Courtesy of WWE

Triple H and NXT have built a winning event featuring bothing wrestling and MMA, the latest coming at TakeOver: Toronto. 

By Justin Barrasso
August 11, 2019

NXT delivered another standout show at TakeOver: Toronto, proving once more how the brand has perfected the industry’s modern day pay per view style with the TakeOver series.

Unlike virtually every other promotion, including WWE’s main roster, pay per view cards are designed to highlight the majority of the roster over the course of three-to-four hours. But by infusing elements of pro wrestling with MMA, particularly by incorporating the most successful parts of UFC pay per views, NXT has created a hybrid unlike any other active product in the industry. The TakeOver cards showcase five elite-caliber matches, consistently leaving viewers wanting more, which was again the case on Saturday night in Toronto at the Scotiabank Arena.

Amidst the constant speculation that NXT is going to air a live show on FS1 this fall, Paul “Triple H” Levesque spoke following the show to discuss TakeOver: Toronto.

“I thought the pacing of the show was right tonight,” said Levesque, who oversees NXT and has helped elevate the brand from developmental to WWE’s third brand following Raw and SmackDown. “You want a little bit of everything, and to me, that’s what makes the shows great–the variety.”

Headlined by a best-of-three falls match between NXT champion Adam Cole and challenger Johnny Gargano, the card set the standard for a packed wrestling weekend that also includes WWE’s SummerSlam, New Japan’s G1 Climax, and Ring of Honor’s Summer Supercard show.

The three falls were all wrestled under different constructs, with the first being a prototypical wrestling match, a street fight for the second, and a cage match for the third. Cole won the first fall via disqualification, but Gargano evened the score by taking the second fall by submission. The third and final fall was decided in a barbed wire steel cage adorned with weapons, and came to an end at the 51-minute mark with Cole surreptitiously landing atop Gargano after a brutal fall from the top of the cage onto a table.

PWInsider’s Mike Johnson opened the post-show press conference with a question regarding the implied violence in the main event, which was positioned as a hardcore, end-all match between Cole and Gargano. Johnson asked if the match contrasted a recent statement from WWE CEO Vince McMahon, who said during his July 25 second quarter 2019 earnings call that WWE will not do “blood and guts and things of that nature, such as what is being done on our new potential competitor.”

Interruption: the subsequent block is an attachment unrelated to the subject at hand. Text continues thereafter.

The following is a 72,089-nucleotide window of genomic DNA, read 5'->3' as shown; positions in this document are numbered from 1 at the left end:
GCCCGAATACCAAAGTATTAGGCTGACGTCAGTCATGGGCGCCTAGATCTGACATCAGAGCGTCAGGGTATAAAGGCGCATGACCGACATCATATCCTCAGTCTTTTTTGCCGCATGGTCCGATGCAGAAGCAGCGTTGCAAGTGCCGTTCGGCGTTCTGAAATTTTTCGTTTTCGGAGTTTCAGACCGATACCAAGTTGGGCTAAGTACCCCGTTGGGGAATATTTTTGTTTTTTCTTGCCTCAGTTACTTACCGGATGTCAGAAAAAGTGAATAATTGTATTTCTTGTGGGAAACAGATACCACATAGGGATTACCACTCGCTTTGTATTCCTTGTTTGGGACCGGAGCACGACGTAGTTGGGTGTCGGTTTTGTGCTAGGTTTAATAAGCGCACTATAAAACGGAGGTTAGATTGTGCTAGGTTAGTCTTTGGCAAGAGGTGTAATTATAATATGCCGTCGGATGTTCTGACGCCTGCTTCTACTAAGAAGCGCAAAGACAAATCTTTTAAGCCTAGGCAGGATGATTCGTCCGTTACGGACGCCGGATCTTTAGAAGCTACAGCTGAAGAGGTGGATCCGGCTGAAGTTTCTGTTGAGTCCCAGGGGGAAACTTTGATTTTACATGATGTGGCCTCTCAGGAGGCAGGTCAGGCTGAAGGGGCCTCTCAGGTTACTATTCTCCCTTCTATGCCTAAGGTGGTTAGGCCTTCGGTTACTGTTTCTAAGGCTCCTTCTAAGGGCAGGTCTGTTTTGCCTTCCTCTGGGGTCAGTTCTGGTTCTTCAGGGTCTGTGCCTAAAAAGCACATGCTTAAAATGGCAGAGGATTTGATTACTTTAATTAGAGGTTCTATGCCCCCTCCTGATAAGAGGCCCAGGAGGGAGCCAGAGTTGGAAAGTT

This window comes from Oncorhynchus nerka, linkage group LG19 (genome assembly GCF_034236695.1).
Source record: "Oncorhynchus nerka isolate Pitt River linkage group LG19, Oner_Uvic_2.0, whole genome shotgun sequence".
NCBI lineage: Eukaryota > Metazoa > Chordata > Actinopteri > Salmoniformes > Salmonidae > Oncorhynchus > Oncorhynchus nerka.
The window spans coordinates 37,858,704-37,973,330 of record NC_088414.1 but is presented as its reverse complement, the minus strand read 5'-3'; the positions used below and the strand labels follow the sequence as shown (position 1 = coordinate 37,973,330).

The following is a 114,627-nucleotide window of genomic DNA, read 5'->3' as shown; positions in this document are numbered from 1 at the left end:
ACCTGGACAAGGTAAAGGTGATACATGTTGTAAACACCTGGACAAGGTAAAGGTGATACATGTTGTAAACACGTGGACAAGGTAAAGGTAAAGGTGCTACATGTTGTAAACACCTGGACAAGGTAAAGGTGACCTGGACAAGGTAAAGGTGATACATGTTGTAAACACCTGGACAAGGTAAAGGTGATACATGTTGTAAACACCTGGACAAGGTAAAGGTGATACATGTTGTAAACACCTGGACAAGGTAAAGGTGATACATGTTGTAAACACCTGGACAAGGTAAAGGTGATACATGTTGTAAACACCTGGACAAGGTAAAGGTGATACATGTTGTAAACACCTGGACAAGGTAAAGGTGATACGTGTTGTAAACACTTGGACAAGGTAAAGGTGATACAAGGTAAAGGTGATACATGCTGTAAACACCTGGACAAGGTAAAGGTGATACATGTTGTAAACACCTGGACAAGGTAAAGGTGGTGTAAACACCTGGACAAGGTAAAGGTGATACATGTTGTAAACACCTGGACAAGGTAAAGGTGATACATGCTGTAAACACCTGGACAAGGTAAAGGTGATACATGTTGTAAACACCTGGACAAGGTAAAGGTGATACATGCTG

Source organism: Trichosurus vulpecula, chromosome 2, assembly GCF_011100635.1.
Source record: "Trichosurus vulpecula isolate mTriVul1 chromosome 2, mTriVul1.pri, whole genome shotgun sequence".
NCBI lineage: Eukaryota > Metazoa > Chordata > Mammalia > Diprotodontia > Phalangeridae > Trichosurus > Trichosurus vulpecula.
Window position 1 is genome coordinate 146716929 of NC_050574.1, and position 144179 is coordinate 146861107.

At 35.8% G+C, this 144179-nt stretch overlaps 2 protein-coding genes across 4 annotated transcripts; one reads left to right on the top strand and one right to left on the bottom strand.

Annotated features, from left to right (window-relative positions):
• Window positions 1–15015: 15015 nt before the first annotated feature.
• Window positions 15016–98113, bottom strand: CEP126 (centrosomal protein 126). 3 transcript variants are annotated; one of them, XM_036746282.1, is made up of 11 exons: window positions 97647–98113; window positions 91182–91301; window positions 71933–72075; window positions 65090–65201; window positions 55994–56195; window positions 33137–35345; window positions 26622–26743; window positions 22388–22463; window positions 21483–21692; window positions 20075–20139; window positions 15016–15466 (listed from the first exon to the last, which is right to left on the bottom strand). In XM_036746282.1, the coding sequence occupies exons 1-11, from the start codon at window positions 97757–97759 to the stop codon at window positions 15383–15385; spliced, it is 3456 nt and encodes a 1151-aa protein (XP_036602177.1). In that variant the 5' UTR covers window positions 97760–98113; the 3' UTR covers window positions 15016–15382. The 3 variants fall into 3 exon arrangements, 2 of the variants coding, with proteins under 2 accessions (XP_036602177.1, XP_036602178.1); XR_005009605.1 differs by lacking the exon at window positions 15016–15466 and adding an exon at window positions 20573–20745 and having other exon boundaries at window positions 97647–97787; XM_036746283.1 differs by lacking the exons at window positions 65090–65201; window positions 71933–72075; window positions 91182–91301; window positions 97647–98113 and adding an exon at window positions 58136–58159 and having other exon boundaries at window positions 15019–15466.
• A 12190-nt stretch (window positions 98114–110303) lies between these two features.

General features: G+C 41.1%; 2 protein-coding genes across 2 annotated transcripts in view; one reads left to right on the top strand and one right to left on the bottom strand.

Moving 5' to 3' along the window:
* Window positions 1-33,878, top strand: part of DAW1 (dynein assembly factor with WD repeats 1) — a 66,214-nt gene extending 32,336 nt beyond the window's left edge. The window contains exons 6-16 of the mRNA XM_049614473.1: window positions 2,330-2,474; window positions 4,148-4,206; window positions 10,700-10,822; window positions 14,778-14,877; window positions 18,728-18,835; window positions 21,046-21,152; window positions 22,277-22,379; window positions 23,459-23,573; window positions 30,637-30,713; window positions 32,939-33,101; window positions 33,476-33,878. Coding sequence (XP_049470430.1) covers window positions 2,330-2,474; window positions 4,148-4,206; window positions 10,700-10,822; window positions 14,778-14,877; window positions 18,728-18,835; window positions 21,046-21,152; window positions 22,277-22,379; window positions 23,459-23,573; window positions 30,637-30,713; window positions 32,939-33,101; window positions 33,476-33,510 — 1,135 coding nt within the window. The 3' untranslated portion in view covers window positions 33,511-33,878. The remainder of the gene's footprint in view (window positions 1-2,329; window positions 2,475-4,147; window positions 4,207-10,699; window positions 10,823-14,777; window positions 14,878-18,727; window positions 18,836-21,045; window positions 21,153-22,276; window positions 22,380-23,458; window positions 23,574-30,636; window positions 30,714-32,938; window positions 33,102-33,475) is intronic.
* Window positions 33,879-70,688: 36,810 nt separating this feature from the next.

“There was nothing in that cage that you haven’t been seeing in WWE consistently,” said Levesque amidst an exchange where he and Johnson both articulated their contrasting views. “There was nothing in there that you had not seen.”

The card opened with the Street Profits successfully defending their tag team titles against the Undisputed Era’s Bobby Fish and Kyle O’Reilly. Comprised of Montez Ford and Angelo Dawkins, who started teaming together in 2016, the Street Profits proved that they can outshine two talented veterans in a marquee match-up.

“What is the limit to the Street Profits?” asked Levesque. “There isn’t one. That’s the reason you see them on Raw every week—they’re so entertaining. They’re still the NXT champions, they’ll still be in NXT, but when you’re that entertaining, you get different opportunities.”

Velveteen Dream also defended his North American championship on Canadian soil, delighting old-school fans by paying homage to The Mountie during his entrance and through his ring attire.

Unlike The Mountie, whose claim to fame at SummerSlam was a loss to the Big Boss Man in a “Jailhouse” match in 1991, Dream was successful in a triple threat match against Pete Dunne and Roderick Strong.

The show also featured two women’s matches, with new-look villain Io Shirai brutalizing Candice LaRae in her victory, while NXT women’s champion Shayna Baszler continued her reign of dominance with a submission over Mia Yim.

“The women’s division is on an interesting wave,” said Levesque. “Io Shirai had a breakthrough performance tonight, but I think Candice did, as well. Mia Yim’s a factor. When you look at what’s coming behind them Dakota Kai, Tegan Nox, Rhea Ripley, Toni Storm in the UK, Chelsea Green, Deonna Purrazzo, you have all these women chomping for an opportunity.

“There are a lot of women with a lot of talent, and it’s an exciting time with a lot of opportunities for these women to shine.”

Amidst a still-developing future with nonstop speculation that NXT will potentially air its weekly program on FS1 as soon as this fall, NXT made its case as to why it is the top brand in pro wrestling–and did so in a convincing manner.

“There is a lot of talk, a lot of speculation, a lot of things being put out there,” said Levesque. “We’re just weighing through everything and seeing where stuff’s going to go. Right now, NXT is on Wednesdays on the Network, and we’ll see from there.

“It’s become the third global brand, and there’s a desire to see it. There are a lot of opportunities and choices where we can go, and we’ll see where’s the best.”

Justin Barrasso can be reached at JBarrasso@gmail.com. Follow him on Twitter @JustinBarrasso.

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